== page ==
Hence the learning will be wholesome from previous data points retaining their direction thus removing noise.
Beta is taken as 0.95 as optimal value according to researchers.
Momentum simulates the inertia of an object when it is moving, i.e. the way of the previous update is retained to a some percentage during the update, while the current update gradient is used to optimize the final update direction. Stability is increased to a certain extent, so learning is faster, and also have the ability to get rid of local optimization.
Adagrad is an algorithm for gradient-based optimization that adapts to the learning rate of the parameters. If we use low learning rates for parameters associated with most frequently occurring features, and high learning rates for parameters associated with infrequent features. We can get a good model.
It is most suited for sparse data, i.e. where most has a number of features not used very frequently.
The same update rate for all parameters may not solve the purpose as, some parameters may have reached the stage where only fine-tuning is needed for them to give results while some parameters need to be adjusted a lot due to the small number of samples associated with them.
The formula of Adagrad is as under:
Adagrad , an algorithm that adaptively assigns different learning rates to various parameters among them. The problem is that for each parameter, as its total distance updated increases, its learning rate also slows.
Adagrad eliminates the need to manually tune the learning rate.
As the learning rate is decreasing drastically so in deep neural networks, at a particular time the weight updation will be so small that it will stop moving towards global minima.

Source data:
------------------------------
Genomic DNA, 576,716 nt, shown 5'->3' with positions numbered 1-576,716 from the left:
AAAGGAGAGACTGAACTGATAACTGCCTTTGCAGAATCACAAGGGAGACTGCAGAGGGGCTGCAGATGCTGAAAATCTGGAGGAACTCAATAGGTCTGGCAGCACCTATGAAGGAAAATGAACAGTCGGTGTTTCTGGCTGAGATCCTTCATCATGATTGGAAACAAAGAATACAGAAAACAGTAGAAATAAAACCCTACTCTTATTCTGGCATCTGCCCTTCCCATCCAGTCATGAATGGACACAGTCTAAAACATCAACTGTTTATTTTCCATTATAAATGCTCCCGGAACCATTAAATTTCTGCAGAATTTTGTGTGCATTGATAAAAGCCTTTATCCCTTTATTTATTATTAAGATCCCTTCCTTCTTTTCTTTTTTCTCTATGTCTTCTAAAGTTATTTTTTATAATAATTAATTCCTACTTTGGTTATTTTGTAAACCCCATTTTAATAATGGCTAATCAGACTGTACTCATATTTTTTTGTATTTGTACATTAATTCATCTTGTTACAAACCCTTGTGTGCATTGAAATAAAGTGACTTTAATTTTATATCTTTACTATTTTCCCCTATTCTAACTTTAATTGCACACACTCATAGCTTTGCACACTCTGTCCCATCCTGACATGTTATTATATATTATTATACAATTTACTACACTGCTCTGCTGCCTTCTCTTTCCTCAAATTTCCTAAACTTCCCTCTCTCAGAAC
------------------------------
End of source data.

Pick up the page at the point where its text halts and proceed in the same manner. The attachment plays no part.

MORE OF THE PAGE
There are three main problems associated with the Adagrad algorithm
The learning rate is keeps decreasing.
The learning rate of the late training period is very small.
It requires a lot of manual setting a global initial learning rate.
Adadelta is an extension of Adagrad and it also tries to reduce Adagrad’s aggressively, reducing the learning rate:
It is done by restricting the past accumulated gradient to some fixed size of w. Running average at time t will depend on the previous average and the current gradient.
In Adadelta we do not need to set the default learning rate as we take the ratio of the running average of the previous time steps to the current gradient.
The RMSProp algorithm full form is called Root Mean Square Prop, which is an adaptive learning rate optimization algorithm proposed by Geoff Hinton.
RMSProp tries to resolve Adagrad’s radically diminishing learning rates problem by using a moving average of the squared gradient. It utilizes the magnitude of the recent gradient descents to normalize the gradient as shown in the equation below.
While Adagrad accumulates all previous gradient squares, RMSprop just calculates the corresponding average value, so it can eliminate the problem of quickly dropping of learning rate of the Adagrad .
In RMSProp learning rate gets adjusted automatically and it chooses a different learning rate for each parameter.
This algorithm divides the learning rate by the average of the exponential decay of squared gradients.
Adaptive Moment Estimation (Adam) computes adaptive learning rates for each parameter. It remembers and stores an exponentially decaying average of past squared gradients like Adadelta and RMSprop.
Adam also keeps an exponentially decaying average of past gradients, similar to momentum.
Adam is a combination of both Momentumand RMSprop,Momentum brings in smoothening effect and reduces noice while RM